Came across this story at “The Week”. (You can read the original at: Should schools ban chocolate milk? | The Week )
What say you? Should the government impose the ban or should parents have a say?
Chocolate milk could soon be history in public school cafeterias. The U.S. Department of Agriculture is considering imposing sugar limits that could amount to a ban on flavored milk in elementary and middle schools under proposed new standards for school meals. The rules would cap sugar content for the first time, targeting such sugary lunch-room staples as breakfast cereal, yogurt, desserts, and chocolate and strawberry milk to help improve kids’ health and fight childhood obesity, which federal panels have linked to consuming too much sugar.
The rules would take effect over seven years, starting next school year. They would limit added sugar found in processed foods and drinks, not those found naturally in things like fruit and plain milk. New York City considered but abandoned a similar ban earlier this year; Washington, D.C., and San Francisco have adopted local moratoriums on serving schoolkids flavored milk, which a 2021 study published in the National Library of Medicine identified as the leading source of added sugar in school cafeteria meals.
“The issue has divided parents, child-nutrition specialists, school-meal officials and others,” said The Wall Street Journal. People who want children to drink less flavored milk say children accustomed to its sweet taste tend to reject healthier drinks, increasing the risk of obesity. But others say children need the nutrients milk provides, and many won’t drink it if it’s plain. Who will, and who should, win the debate over chocolate milk?
Banning chocolate milk will backfire
Some kids won’t drink milk if it’s not flavored, said Mike Borges and Betty Crocker in USA Today. Trying to force kids to eat things they don’t like, such as whole grains and plain milk, is a losing battle, because those aren’t the things they choose when they’re not in school. If you eliminate the very things that make cafeteria food palatable to them, “more students — many of whom rely on school meals as their main or only source of nutrition and calories — are likely to toss their lunch trays.” A better way to help kids eat healthier is to “provide schools with the resources to create a culture of holistic nutrition education by making it an integral part of the curriculum.” In other words, help kids make healthier choices.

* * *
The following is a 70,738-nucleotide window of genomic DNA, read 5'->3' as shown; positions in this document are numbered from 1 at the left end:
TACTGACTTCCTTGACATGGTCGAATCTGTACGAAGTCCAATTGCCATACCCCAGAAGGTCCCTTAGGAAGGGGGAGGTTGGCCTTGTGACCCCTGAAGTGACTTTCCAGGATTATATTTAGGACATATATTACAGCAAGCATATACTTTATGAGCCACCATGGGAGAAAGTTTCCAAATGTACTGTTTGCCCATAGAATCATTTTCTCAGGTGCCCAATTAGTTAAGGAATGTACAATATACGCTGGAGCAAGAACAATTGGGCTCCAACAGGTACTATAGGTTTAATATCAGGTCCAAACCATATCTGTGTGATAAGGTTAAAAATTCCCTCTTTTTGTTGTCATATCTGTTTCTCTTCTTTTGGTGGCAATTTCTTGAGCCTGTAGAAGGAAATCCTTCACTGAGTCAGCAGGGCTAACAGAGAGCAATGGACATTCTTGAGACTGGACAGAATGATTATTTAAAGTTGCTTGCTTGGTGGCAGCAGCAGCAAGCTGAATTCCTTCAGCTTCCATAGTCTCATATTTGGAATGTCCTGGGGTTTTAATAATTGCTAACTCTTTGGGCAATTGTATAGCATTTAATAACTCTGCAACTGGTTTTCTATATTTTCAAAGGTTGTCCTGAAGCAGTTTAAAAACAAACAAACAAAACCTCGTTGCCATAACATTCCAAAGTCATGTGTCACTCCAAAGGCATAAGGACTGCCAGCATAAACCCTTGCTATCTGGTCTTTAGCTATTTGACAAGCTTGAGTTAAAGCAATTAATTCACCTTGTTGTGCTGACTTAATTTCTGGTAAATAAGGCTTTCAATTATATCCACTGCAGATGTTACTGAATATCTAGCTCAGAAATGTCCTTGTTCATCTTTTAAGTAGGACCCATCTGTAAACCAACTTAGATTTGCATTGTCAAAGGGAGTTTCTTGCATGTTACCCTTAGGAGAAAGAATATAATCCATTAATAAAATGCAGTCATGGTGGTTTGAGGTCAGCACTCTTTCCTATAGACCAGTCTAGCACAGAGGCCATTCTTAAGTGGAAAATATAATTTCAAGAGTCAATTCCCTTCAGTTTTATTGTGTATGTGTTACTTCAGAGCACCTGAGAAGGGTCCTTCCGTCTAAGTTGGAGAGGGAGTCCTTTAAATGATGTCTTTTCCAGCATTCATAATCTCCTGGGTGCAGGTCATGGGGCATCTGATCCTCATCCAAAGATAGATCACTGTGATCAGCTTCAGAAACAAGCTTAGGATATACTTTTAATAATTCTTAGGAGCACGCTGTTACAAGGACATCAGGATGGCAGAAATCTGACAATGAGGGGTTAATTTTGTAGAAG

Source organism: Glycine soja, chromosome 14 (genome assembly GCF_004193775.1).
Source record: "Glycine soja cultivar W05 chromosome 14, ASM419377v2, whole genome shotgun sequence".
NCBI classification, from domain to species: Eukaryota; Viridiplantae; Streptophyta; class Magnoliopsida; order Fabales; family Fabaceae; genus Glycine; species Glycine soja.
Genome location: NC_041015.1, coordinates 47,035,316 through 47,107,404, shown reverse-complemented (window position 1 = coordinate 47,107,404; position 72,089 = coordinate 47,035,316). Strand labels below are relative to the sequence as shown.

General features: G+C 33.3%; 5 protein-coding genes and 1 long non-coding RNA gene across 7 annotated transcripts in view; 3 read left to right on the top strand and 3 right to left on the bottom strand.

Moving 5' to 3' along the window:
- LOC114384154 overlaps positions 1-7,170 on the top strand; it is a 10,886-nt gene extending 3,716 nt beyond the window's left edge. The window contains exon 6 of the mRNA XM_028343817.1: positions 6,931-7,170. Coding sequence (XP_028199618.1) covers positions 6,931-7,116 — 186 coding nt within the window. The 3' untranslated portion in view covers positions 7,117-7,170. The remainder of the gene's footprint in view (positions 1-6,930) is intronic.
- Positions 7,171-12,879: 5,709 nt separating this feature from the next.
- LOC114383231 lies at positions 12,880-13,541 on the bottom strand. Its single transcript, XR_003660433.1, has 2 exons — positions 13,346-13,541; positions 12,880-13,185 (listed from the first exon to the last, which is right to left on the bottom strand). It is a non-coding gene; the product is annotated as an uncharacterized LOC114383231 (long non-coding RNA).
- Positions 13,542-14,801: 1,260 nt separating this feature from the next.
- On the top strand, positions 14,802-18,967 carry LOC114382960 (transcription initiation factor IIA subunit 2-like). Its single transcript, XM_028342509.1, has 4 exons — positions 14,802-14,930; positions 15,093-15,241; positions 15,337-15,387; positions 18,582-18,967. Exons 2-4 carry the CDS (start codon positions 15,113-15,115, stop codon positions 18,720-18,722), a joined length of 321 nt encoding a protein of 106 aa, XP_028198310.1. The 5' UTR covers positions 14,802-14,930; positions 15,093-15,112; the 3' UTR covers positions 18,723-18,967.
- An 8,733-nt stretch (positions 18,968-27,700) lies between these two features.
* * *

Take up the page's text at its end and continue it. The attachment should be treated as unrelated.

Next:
These “nanny state” technocrats trying to tell kids — and parents — what to do must be stopped, said Nate Hochman in National Review in February, when New York considered banning chocolate milk in schools. The liberals pushing these bans think they’ve been “divinely appointed to organize and direct the day-to-day decisions of the people they govern.” But now they’ve gone too far! “We’re talking about chocolate milk here — a staple of American childhood.” This debate is “a testament to the utterly bleak, joyless world that progressive central planners would inflict on us all, if given the chance.”
Cutting sugar and sodium is good for kids
Changing the menu will be hard, but worth it, said the Los Angeles Times in an editorial. Cutting sugar and sodium, and increasing whole grains in school cafeterias “are reasonable, necessary changes considering that about 1 in 5 U.S. children are obese, a condition that can lead to serious lifelong health consequences if it continues into adulthood.” It does mean that schools will have to “cut some products, replacing them with ones that meet the new sugar and sodium guidelines.” But that doesn’t spell doom for chocolate-milk lovers. The International Dairy Foods Association has said “it would voluntarily reduce sugars in flavored milk so that children could still have the option,” which means kids would still get the taste of chocolate and strawberry plus the calcium, protein, and additional nutrients they need from milk.
Letting kids consume junk in elementary school is a bad idea with lasting consequences, Erin Hennessy, a professor at the Friedman School of Nutrition Science and Policy at Tufts University, told The Wall Street Journal. “We know taste and food preferences really do form early in life and stay with you. The more protective we can be of our children during those developmental windows is a good thing in the long run.” And the USDA is proposing “phasing in these changes gradually,” said Wendy Wisner in Parents.com, which will keep them fed while getting them used to the healthier diet. “The USDA based its guidelines on both wanting to introduce healthier options, but also recognizing that kids are kids, and suddenly changing the amount of sugar and salt in school lunches might not fly with most.”